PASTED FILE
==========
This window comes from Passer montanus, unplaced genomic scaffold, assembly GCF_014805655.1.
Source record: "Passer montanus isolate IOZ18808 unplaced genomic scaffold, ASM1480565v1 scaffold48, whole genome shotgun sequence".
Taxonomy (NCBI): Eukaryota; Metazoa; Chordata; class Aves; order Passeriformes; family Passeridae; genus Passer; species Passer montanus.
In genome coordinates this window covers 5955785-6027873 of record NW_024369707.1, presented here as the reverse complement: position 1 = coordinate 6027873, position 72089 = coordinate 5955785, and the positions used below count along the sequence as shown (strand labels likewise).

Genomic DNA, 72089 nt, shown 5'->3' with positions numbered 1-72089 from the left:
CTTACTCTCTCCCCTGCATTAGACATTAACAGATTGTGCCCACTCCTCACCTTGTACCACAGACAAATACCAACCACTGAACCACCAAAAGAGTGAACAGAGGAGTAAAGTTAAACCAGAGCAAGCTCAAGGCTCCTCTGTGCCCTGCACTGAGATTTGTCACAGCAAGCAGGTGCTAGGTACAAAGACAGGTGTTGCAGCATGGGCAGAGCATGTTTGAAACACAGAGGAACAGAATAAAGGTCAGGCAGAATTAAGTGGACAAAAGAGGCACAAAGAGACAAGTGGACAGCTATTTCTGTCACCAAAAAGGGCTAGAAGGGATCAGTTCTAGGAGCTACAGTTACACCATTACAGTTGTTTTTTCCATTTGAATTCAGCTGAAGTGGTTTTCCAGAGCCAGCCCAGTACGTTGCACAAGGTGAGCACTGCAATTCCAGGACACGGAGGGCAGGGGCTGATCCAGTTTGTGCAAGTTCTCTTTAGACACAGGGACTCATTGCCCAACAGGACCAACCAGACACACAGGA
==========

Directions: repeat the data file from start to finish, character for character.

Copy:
This window comes from Passer montanus, unplaced genomic scaffold, assembly GCF_014805655.1.
Source record: "Passer montanus isolate IOZ18808 unplaced genomic scaffold, ASM1480565v1 scaffold48, whole genome shotgun sequence".
Taxonomy (NCBI): Eukaryota; Metazoa; Chordata; class Aves; order Passeriformes; family Passeridae; genus Passer; species Passer montanus.
In genome coordinates this window covers 5955785-6027873 of record NW_024369707.1, presented here as the reverse complement: position 1 = coordinate 6027873, position 72089 = coordinate 5955785, and the positions used below count along the sequence as shown (strand labels likewise).

Genomic DNA, 72089 nt, shown 5'->3' with positions numbered 1-72089 from the left:
CTTACTCTCTCCCCTGCATTAGACATTAACAGATTGTGCCCACTCCTCACCTTGTACCACAGACAAATACCAACCACTGAACCACCAAAAGAGTGAACAGAGGAGTAAAGTTAAACCAGAGCAAGCTCAAGGCTCCTCTGTGCCCTGCACTGAGATTTGTCACAGCAAGCAGGTGCTAGGTACAAAGACAGGTGTTGCAGCATGGGCAGAGCATGTTTGAAACACAGAGGAACAGAATAAAGGTCAGGCAGAATTAAGTGGACAAAAGAGGCACAAAGAGACAAGTGGACAGCTATTTCTGTCACCAAAAAGGGCTAGAAGGGATCAGTTCTAGGAGCTACAGTTACACCATTACAGTTGTTTTTTCCATTTGAATTCAGCTGAAGTGGTTTTCCAGAGCCAGCCCAGTACGTTGCACAAGGTGAGCACTGCAATTCCAGGACACGGAGGGCAGGGGCTGATCCAGTTTGTGCAAGTTCTCTTTAGACACAGGGACTCATTGCCCAACAGGACCAACCAGACACACAGGA